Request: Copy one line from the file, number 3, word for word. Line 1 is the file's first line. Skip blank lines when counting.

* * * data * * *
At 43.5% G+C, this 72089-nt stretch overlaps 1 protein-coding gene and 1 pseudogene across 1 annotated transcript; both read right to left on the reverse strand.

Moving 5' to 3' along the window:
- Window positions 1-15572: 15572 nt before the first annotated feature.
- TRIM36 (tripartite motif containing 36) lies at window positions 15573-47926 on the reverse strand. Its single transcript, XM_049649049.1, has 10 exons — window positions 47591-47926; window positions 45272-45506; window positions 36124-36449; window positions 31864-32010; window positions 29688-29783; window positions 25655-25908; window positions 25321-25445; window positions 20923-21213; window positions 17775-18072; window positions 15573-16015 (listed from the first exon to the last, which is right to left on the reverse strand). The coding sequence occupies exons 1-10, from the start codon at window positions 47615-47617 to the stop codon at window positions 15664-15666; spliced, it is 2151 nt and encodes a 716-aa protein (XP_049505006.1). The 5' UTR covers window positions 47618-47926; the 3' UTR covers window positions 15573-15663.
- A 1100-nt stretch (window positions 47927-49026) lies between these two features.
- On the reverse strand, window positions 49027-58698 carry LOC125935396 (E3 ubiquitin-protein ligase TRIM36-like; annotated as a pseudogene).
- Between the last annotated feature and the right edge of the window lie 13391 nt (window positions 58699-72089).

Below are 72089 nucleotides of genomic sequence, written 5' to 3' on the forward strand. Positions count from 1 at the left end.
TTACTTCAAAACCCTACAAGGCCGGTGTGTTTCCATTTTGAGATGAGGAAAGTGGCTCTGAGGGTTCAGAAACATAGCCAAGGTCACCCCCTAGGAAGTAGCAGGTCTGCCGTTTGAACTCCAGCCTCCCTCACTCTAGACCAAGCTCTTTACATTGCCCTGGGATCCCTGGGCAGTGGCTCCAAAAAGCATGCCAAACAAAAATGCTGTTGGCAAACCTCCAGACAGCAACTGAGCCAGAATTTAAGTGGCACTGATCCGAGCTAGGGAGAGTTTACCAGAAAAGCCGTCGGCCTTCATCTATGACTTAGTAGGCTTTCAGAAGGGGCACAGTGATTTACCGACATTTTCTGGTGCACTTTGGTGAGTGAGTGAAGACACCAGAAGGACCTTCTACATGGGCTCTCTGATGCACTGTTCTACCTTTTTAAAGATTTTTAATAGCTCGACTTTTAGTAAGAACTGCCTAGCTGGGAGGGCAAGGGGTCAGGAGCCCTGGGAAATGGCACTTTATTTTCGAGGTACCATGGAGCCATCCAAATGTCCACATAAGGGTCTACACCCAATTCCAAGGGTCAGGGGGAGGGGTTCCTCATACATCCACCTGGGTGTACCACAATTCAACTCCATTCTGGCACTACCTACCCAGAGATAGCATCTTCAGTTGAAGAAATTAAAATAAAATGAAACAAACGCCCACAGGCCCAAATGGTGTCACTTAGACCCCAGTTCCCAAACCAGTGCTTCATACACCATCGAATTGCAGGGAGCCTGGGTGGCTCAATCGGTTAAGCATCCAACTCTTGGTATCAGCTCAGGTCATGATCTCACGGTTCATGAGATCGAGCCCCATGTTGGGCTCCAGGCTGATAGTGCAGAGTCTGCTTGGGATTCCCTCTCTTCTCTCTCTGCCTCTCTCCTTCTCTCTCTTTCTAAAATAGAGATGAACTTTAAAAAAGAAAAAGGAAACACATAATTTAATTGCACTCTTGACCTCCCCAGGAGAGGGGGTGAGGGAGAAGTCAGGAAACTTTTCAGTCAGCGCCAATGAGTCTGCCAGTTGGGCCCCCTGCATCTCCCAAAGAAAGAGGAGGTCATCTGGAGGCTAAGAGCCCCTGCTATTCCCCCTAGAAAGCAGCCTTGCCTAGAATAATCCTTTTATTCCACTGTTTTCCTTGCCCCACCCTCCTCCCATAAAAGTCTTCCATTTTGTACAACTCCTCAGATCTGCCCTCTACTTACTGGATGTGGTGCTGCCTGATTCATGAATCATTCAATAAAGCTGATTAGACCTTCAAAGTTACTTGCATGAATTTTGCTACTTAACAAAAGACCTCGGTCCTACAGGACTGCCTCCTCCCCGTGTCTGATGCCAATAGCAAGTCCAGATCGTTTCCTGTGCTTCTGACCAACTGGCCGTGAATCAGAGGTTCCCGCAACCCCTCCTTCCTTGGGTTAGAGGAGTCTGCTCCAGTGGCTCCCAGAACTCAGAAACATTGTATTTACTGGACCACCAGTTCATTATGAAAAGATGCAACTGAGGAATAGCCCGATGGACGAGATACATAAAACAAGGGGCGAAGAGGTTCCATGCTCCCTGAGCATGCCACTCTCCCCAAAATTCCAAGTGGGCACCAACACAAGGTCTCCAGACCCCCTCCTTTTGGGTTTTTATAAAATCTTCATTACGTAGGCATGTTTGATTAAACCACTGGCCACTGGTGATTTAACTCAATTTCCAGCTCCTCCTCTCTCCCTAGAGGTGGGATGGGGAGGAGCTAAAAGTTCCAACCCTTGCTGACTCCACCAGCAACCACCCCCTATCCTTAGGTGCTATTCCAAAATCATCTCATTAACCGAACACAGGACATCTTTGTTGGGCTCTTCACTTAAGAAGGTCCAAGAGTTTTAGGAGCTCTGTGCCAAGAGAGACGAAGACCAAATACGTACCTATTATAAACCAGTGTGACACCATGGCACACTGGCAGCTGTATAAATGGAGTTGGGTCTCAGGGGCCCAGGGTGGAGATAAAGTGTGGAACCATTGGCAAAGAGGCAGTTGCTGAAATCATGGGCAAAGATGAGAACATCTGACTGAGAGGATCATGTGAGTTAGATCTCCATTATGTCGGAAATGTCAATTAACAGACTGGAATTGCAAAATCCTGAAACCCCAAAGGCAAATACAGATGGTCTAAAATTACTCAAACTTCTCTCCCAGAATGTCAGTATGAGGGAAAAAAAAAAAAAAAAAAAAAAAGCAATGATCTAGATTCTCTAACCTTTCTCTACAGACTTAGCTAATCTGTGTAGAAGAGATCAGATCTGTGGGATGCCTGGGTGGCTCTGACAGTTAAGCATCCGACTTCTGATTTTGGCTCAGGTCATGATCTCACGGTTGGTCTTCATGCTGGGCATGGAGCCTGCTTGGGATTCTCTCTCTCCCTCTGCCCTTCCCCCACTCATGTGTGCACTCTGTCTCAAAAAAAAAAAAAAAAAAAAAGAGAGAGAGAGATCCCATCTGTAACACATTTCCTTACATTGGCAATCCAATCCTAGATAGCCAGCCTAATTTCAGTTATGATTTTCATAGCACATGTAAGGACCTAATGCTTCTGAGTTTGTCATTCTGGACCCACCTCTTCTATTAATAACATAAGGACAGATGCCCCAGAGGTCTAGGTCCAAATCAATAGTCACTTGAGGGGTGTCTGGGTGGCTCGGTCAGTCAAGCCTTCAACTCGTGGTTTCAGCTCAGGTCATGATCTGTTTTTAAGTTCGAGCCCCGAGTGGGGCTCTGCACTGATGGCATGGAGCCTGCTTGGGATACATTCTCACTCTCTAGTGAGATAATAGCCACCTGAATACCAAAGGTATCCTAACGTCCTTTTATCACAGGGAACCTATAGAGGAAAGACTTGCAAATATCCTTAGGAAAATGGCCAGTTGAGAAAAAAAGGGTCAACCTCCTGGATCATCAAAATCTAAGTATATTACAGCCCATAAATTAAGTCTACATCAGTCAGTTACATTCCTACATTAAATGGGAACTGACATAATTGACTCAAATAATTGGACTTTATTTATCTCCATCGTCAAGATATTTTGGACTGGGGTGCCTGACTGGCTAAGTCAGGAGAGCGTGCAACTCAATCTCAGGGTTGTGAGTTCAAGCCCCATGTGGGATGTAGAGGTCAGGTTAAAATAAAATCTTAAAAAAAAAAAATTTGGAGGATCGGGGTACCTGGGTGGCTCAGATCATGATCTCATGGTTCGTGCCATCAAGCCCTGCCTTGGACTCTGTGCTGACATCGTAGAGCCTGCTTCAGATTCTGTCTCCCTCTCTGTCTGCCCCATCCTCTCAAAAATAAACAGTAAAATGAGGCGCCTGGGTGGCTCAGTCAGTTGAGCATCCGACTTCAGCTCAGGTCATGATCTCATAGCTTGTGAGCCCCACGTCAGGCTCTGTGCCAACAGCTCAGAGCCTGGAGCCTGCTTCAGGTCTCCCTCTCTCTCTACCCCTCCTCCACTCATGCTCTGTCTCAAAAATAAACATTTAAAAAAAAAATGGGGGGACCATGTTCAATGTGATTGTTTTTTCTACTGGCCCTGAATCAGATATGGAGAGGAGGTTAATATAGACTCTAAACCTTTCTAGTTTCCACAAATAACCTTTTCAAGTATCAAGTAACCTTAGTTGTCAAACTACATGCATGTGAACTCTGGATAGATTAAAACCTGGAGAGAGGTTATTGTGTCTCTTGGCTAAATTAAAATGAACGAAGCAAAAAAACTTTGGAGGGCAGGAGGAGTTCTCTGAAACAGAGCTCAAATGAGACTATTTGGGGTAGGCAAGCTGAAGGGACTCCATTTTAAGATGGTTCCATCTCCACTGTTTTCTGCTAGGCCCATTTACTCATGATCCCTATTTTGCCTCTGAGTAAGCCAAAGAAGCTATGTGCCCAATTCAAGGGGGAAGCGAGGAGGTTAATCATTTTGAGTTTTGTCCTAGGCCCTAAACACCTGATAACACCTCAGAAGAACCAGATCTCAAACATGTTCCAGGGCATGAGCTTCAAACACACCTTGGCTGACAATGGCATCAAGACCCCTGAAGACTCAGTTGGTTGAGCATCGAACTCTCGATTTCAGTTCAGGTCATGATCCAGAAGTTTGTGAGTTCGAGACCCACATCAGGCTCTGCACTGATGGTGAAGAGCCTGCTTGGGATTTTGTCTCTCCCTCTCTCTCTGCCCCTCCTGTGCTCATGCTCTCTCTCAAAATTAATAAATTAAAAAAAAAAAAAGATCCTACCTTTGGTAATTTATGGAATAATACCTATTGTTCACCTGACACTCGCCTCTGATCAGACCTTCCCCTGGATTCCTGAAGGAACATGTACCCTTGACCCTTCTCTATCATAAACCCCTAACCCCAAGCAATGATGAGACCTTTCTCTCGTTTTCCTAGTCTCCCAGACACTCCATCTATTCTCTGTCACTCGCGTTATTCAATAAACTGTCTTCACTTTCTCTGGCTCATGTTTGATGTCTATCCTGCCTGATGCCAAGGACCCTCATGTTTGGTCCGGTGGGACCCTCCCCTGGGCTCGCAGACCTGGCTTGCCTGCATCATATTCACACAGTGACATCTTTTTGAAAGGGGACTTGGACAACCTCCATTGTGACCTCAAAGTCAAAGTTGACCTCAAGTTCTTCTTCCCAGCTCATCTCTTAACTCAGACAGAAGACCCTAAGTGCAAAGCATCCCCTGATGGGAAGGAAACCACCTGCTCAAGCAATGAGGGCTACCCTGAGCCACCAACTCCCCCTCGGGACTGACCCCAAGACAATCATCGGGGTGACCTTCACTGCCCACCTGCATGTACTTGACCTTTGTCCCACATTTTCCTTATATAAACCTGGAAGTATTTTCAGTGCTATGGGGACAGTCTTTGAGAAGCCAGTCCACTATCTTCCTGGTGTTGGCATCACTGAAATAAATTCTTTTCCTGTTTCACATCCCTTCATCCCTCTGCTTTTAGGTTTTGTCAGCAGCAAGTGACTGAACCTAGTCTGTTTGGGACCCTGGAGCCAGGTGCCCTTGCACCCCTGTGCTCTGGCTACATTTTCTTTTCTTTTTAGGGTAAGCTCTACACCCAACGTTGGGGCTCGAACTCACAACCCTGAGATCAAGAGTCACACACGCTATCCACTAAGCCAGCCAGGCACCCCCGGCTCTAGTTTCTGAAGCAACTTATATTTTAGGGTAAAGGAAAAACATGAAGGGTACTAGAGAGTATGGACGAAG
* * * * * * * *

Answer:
- Window positions 1-15572: 15572 nt before the first annotated feature.